It’s was a hot and sunny Sunday in Vancouver, but a full moon — or rather, hundreds of them — were on display at Wreck Beach.
Nude bodies are nothing new at Vancouver’s world-famous clothing optional beach, but this weekend the numbers were higher than usual.
LISTEN: Wreck Beach stripping down for a world record
Unfortunately, they didn’t quite make it.
The current Guinness World Record for largest simultaneous skinny-dip — 2506 people — was just set in June by an Irish group raising money to fight breast cancer.
Wreck Beach Preservation Society chair Judy Williams told Global News that somewhere between 700 and 800 people turned out.
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The group will snapped a massive photo of the nude crowd in the water, which will be printed into posters and postcards as a fundraiser for the society’s work. Donors have also pledged to give the society $10 for every naked body.
Williams said that funding is crucial to the group’s mandate of keeping the beach natural. She said since 1974 the society has blocked a ferry terminal, a seawall, a bridge from Richmond and an artificial island.
“You name it, we’ve stopped it,” she said.
“One gentleman from city council wanted to take all of the dregs from building the [Canada Line] and build an island in front of trail six and put high rises on it. That will never happen as long as I have a naked quivering body.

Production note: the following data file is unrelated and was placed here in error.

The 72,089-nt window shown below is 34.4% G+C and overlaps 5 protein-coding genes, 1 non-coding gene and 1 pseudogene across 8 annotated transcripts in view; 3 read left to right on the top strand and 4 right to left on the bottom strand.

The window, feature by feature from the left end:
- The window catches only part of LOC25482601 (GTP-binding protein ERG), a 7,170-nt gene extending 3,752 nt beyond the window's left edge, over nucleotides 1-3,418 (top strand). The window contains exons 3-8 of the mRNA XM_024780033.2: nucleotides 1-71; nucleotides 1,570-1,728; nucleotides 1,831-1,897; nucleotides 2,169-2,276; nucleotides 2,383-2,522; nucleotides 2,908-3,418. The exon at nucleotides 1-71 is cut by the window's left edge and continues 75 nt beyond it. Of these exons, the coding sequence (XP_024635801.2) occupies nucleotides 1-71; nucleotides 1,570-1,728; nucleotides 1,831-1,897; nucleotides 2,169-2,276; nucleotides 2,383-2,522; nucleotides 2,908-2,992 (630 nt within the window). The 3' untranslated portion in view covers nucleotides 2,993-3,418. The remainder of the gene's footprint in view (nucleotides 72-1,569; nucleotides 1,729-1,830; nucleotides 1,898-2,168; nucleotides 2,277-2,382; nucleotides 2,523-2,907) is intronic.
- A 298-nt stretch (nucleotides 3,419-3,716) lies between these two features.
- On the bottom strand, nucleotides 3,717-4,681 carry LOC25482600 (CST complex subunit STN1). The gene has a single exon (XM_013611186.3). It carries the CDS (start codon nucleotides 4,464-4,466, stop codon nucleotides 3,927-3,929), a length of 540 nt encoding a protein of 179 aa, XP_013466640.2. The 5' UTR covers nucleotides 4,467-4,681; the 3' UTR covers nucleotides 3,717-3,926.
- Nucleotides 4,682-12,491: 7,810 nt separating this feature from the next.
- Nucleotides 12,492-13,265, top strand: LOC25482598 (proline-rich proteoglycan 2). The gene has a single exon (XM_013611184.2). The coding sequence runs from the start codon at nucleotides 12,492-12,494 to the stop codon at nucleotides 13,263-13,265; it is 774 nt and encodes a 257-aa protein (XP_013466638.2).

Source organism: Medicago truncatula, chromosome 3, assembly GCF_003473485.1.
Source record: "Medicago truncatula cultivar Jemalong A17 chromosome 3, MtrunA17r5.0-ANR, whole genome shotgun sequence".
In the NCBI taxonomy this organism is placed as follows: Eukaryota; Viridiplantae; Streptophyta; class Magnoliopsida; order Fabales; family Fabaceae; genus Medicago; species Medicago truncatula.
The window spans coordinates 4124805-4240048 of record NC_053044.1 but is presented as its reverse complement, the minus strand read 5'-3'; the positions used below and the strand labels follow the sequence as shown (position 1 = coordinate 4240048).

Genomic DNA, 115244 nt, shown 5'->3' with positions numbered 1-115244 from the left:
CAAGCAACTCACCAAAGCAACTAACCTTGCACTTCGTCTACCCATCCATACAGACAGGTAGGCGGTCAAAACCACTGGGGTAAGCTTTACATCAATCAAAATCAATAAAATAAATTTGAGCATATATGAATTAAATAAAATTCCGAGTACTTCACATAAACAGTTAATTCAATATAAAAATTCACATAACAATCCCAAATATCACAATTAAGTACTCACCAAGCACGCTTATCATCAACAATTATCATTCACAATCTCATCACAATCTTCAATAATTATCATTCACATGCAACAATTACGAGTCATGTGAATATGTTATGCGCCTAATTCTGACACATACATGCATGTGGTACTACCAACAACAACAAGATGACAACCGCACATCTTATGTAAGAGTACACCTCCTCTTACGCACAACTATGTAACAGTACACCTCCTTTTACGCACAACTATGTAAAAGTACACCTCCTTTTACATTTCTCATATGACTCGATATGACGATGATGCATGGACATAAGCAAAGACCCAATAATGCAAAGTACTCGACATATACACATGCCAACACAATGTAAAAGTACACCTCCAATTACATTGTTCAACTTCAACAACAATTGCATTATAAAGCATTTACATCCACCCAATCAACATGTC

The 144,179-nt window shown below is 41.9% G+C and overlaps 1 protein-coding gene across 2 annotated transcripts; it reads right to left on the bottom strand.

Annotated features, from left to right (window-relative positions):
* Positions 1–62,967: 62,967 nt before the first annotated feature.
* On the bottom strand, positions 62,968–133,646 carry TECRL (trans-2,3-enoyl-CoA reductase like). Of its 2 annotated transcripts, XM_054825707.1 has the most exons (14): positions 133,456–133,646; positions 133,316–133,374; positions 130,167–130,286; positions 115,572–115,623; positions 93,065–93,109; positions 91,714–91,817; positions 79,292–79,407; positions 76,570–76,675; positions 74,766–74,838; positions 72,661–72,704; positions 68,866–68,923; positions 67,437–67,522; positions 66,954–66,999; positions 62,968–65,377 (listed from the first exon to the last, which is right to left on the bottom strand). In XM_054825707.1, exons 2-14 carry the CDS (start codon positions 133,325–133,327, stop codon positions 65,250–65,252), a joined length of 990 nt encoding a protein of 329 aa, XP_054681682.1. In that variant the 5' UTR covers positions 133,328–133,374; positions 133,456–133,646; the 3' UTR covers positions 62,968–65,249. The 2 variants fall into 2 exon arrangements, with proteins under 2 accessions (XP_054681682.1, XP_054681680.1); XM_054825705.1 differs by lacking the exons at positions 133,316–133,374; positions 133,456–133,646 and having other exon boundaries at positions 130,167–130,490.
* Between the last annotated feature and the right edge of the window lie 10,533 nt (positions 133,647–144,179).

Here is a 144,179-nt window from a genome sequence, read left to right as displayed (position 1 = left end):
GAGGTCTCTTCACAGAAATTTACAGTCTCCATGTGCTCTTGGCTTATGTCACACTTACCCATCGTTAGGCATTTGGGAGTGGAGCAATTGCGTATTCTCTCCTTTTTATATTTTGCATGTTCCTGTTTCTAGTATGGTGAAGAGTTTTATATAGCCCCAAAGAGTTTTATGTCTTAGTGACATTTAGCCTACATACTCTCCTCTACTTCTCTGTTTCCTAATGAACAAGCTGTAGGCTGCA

Williams said keeping the beach the way it is comes with big positive spinoffs for local residents. She said tourism related to beach-goers contributes $60 million to the local economy annually, and that more than half of visitors to Pacific Spirit Park’s foreshore are headed to Wreck.
“We have one of the most beautiful beaches in the world. We stand in the top 10 naturist beaches, or beautiful beaches anywhere in the world according to one Playboy survey that was done.”
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As for the potential of the Irish skinny-dippers losing their crown so soon, Williams said she’s not worried about ruffling any feathers.
“Who cares whether they’re mad or not,” she said.
“Each event has its own energy and its own beauty, and I’m sure that they would like to share that. It was for a worthy cause, for breast cancer — [this is] for a worthy cause to protect Wreck Beach.”
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